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Prefences and policies

Preferences

What are Preferences?

A Preference is a mechanism to store values across reboots and optionally sync to a profile. We typically use Preferences if we want to store a user selected setting and preserve that across system reboots. Note that these are not the same as a C++ global/singleton variable as those are tied to the lifetime of the program (i.e. Chrome).

There are two forms of preferences, profile and local state.

Profile Preferences - The value is attached to a specific user profile and can be optionally synced. These values are only applied and changed by the current signed in profile. If the preference is synced, it will be available in any device the User signs into. If the profile preference is not synced it stays local to the device.

Local State Preferences - The value is attached to the machine and is not synced to a profile. Since these are not tied to a profile, Local State Preferences are applied to all session states of the device, such as the login screen, and are applied to all signed in profiles.

Tip: If there is a device setting that you only want the device owner (i.e. first user to be added to the device) to change, consider using a CrosSetting. More details on the ownership model here.

Which Preference should I use?

When adding a Preference check on what are the parameters for the value you're storing.

If the value is useful only for a signed in user and makes sense to be synced across different devices (e.g. Wallpaper), then a Profile Preference is probably ideal. If the value is only useful for the current session (e.g. tracking if the user has recently did an action), then it should probably not be a Preference.

If you have a value that you want to preserve across reboots and available in all session states, then a Local State Preference is preferred. Keep in mind that this preference will also be available for all profiles that sign into the device, so please do not store any profile-tied values to a local state pref (some exceptions may apply such as parent-child accounts).

Bottom line is that if there's a value that you want to store and keep across system reboots then Preferences are your best bet, but be sure to pick the correct Preference for your use case.

Preference Implementation

Tip: The following code examples are specific for Ash. Browser based prefs can be seen here. Further documentation on prefs can be found here.

Step 1: Define the preference name

Step 2: Register the Preference

// Static:
void AshAcceleratorConfiguration::RegisterProfilePrefs(
    PrefRegistrySimple* registry) {
  // Local profile pref.
  registry->RegisterDictionaryPref(prefs::kAcceleratorOverrides);

  // Synced profile pref.
  registry->RegisterBooleanPref(
      prefs::kAccessibilityAutoclickStabilizePosition, false,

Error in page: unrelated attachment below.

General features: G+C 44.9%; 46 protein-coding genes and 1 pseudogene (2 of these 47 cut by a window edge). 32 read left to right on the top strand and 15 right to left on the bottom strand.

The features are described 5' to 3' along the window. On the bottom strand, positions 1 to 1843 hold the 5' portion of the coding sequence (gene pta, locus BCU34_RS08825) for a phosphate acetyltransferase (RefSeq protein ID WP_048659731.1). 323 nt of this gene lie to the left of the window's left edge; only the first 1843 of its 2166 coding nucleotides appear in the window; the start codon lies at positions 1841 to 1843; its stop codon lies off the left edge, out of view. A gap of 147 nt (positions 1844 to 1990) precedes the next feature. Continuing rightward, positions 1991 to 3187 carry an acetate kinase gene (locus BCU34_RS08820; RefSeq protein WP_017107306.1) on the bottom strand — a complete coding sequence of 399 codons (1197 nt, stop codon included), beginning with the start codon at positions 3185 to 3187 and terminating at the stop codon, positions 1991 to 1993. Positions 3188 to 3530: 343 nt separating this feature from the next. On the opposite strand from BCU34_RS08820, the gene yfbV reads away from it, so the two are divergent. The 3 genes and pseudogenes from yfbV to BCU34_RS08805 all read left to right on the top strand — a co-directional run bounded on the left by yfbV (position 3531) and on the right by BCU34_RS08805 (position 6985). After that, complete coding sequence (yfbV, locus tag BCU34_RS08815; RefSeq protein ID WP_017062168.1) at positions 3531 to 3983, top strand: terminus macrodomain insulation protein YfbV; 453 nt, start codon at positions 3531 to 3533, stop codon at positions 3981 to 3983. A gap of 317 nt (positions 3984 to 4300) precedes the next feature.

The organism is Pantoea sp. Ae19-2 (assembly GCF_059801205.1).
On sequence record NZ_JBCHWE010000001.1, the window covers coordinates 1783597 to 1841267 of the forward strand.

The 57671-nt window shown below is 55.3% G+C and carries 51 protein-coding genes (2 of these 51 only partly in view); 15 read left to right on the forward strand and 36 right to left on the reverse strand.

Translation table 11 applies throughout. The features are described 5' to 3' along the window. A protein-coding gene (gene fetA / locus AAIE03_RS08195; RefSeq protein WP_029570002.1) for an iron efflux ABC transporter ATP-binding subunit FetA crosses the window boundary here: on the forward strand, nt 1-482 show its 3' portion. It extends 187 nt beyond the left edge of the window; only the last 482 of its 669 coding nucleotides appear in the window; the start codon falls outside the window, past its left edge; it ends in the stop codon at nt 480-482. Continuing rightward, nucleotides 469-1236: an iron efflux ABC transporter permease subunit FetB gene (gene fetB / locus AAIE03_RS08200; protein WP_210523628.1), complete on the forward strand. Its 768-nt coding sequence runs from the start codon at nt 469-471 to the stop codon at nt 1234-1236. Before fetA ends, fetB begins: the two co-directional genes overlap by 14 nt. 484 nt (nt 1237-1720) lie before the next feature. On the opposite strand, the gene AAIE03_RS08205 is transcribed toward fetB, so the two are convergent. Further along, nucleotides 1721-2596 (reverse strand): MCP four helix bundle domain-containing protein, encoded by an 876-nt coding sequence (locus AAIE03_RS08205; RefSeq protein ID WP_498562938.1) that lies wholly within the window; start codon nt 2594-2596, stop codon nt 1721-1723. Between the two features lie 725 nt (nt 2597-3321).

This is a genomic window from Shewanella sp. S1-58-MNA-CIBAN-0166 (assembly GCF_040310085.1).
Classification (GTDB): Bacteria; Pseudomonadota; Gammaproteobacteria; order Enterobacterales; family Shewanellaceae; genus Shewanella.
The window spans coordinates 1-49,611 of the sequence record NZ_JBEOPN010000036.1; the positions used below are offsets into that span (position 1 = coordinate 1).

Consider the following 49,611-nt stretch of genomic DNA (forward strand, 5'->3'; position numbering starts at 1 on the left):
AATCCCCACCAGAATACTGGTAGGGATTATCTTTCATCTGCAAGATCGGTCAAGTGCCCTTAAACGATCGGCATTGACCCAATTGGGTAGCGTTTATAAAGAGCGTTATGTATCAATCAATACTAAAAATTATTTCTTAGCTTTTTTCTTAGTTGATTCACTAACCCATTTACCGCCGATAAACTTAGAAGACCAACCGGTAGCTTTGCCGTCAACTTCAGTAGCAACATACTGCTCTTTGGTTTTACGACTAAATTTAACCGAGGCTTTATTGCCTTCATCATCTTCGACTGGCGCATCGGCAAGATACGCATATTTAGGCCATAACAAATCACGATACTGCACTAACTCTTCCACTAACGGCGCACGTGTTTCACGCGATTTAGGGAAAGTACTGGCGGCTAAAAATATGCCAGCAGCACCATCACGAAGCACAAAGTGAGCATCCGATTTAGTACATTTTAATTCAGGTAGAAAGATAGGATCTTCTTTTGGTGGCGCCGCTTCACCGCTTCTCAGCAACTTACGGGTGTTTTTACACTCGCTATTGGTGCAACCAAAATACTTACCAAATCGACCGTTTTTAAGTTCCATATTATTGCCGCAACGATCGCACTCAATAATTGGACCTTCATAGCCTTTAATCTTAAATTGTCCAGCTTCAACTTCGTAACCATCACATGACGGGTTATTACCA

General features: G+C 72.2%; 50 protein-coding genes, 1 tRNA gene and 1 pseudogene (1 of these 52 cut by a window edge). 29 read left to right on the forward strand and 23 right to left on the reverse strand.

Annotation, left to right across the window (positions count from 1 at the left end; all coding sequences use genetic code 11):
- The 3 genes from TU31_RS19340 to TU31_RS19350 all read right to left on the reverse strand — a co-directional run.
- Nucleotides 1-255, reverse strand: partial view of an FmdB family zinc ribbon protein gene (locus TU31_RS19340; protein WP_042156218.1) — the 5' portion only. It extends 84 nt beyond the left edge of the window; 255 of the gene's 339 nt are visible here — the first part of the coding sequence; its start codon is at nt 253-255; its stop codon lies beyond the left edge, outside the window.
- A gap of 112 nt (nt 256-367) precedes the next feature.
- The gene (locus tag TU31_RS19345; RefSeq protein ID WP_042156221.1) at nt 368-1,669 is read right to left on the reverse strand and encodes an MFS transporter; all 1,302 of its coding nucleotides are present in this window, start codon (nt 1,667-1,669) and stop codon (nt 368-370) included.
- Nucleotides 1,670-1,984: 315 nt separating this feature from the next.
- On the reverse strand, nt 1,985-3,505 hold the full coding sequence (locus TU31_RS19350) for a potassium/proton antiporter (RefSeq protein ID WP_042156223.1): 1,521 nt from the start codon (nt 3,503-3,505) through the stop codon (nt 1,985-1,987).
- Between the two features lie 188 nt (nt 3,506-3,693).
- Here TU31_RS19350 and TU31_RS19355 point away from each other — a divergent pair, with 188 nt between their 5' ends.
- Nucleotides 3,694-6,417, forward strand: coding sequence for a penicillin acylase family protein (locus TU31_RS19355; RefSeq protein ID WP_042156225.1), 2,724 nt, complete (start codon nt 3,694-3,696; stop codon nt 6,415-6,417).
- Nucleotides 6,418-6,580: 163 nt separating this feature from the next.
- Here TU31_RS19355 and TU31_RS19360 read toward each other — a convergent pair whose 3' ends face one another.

user_prefs::PrefRegistrySyncable::SYNCABLE_OS_PREF)
}
void RegisterProfilePrefs(PrefRegistrySimple* registry, bool for_test) {
  ...
AshAcceleratorConfiguration::RegisterProfilePrefs(registry);
  ...
}

Step 3: Set and Retrieve the Preference

Tip: Preferences store base::Value types, which includes your primitive types but also data structures such as Dictionaries and List.

Retrieving Preference values
// Since this is a Profile pref, we need the active signed in user ID.
AccountId GetActiveAccountId() {
  return ash::Shell::Get()->session_controller()->GetActiveAccountId();
}

// Get the associated PrefService for the current signed in account.
PrefService* GetUserPrefService(const AccountId& account_id) {
  return ash::Shell::Get()->session_controller()->GetUserPrefServiceForUser(
      account_id);
}

// Fetch the pref value.
auto* pref_service = GetUserPrefService(GetActiveAccountId());
const base::Value::Dict& override_prefs =
    pref_service->GetDict(prefs::kAcceleratorOverrides);
Setting Preference values
// Helper function to convert a std::map<T,T> to base::Value::Dict<T,T>
base::Value::Dict CreateAcceleratorOverrides() { ... }

auto* pref_service = GetUserPrefService(GetActiveAccountId());
pref_service->SetDict(prefs::kAcceleratorOverrides,
                      CreateAcceleratorOverrideDict());

Policy

What is a Policy?

A Policy is a configuration rule set that an administrator can enforce to their managed devices. Policies are typically used in either a enterprise or education setting.

In ChromeOS, a device can be managed by an administrator so that they can set specific settings that the user may or may not be able to modify. An infamous example is that there is a policy to disable the Chrome Dinosaur game, which we see used for Chromebooks in education.

Using Policies

Before implementing a policy, please ensure that a policy is required. Also please keep in mind that policies will be reviewed by the enterprise/edu team.

Policies are typically backed by a Preference. A Policy itself will not do anything until you attach it to a Preference.

There are existing documentation on implementing a Policy here.

Example of adding a simple policy here.

Additional tips:

 // TypeScript WebUI:
 // Check if a pref in OSSettings that is used in the UI is enforced
 // (i.e. policy configured).
 private isDefaultSearchEngineEnforced_(
     pref: chrome.settingsPrivate.PrefObject): boolean {
   return pref.enforcement === chrome.settingsPrivate.Enforcement.ENFORCED;
 };